The U.S. sanctioned two former Lebanese government ministers for providing material support to Hezbollah, the Iran-backed group, and engaging in corruption, the first such move against high-level individuals in the country.
Yusuf Finyanus and Ali Hassan Khalil directed political and economic favors to Hezbollah, including ensuring companies it owned won government contracts worth millions of dollars and moving money from government ministries to Hezbollah-associated institutions, U.S. Secretary of State Mike Pompeo said in a statement.
Finyanus and Khalil are allied with Hezbollah and their respective political parties, along with others, represent the majority in parliament. Khalil has held several ministerial posts throughout the years including the Finance Ministry and he’s also the top aide to the house speaker, Hezbollah’s main Shiite ally in the country. He is also a member of parliament.
Finyanus was a former public works minister and the head of his political party, Sleiman Franjieh, is a close friend of embattled Syrian President Bashar Al-Assad.
Lebanon is facing its worst financial crisis in decades following years of corruption and mismanagement of public funds. Almost a year ago, thousands took to the streets and demanded the fall of a political class they blame for deteriorating living conditions.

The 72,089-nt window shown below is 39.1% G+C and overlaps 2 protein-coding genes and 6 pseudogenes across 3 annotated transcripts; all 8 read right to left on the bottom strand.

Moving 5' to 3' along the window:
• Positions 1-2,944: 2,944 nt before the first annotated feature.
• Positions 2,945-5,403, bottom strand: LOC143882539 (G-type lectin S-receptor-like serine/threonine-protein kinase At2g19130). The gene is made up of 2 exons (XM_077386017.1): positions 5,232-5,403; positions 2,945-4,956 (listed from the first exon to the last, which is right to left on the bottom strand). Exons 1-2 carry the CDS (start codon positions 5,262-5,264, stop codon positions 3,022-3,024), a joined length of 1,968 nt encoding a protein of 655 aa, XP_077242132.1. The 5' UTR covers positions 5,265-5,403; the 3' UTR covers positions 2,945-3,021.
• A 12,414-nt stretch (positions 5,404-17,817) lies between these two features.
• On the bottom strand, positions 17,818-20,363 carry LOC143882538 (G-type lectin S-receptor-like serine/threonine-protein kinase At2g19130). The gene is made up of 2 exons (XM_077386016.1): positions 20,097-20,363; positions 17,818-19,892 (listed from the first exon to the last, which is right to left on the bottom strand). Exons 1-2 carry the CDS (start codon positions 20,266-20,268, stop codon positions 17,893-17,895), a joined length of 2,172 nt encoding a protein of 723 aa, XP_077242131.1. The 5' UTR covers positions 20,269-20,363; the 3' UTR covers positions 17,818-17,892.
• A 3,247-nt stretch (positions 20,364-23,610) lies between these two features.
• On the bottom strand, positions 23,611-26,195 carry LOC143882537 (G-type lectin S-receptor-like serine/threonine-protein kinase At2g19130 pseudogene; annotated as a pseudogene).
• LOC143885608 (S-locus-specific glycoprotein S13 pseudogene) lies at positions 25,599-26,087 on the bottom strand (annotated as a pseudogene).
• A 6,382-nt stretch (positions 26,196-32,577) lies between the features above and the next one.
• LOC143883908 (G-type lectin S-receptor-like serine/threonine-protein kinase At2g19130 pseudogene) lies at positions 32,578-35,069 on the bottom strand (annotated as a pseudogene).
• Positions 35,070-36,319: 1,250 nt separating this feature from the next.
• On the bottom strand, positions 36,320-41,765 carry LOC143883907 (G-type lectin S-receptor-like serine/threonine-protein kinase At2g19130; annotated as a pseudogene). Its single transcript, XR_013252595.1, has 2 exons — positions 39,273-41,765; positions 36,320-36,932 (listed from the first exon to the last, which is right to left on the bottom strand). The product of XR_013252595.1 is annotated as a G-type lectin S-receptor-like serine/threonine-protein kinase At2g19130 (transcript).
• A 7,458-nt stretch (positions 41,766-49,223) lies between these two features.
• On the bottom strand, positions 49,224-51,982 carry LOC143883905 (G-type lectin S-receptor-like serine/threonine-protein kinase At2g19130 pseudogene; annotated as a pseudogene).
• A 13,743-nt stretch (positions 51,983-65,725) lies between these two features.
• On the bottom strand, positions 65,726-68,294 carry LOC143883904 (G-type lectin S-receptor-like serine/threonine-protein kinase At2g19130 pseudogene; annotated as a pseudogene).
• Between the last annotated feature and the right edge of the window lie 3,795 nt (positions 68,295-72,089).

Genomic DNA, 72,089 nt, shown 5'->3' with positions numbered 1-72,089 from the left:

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Outgoing Premier Hassan Diab, who was named by Hezbollah and its allies including the president, resigned last month, days after a massive blast leveled the capital’s port and killed more than 180 people. Diab’s cabinet failed to enact reforms to unlock billions of dollars in aid and advance talks with theInternational Monetary Fund for a $10 billion bailout.
French President Emmanuel Macron, who was in Beirut last week, didn’t rule out sanctions against political leaders if reforms aren’t enacted and gave them two weeks to form a new government of independent experts. Lebanon’s President Michel Aoun, whose political party is Hezbollah’s main Christian ally, assigned a diplomat to form a new cabinet.
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Message to All
The sanctions against the Lebanese individuals was a “message to all” that it was time for a different kind of politics in Lebanon, U.S. Assistant Secretary David Schenker said on a conference call.
“We will use all available authority to hold Lebanon’s leaders accountable for failing to live up to their obligations to the Lebanese people,” Schenker, who was in Beirut last week, said.
The U.S. will maintain pressure on Hezbollah and other “corrupt actors” in the coming weeks and months, the U.S. official added.
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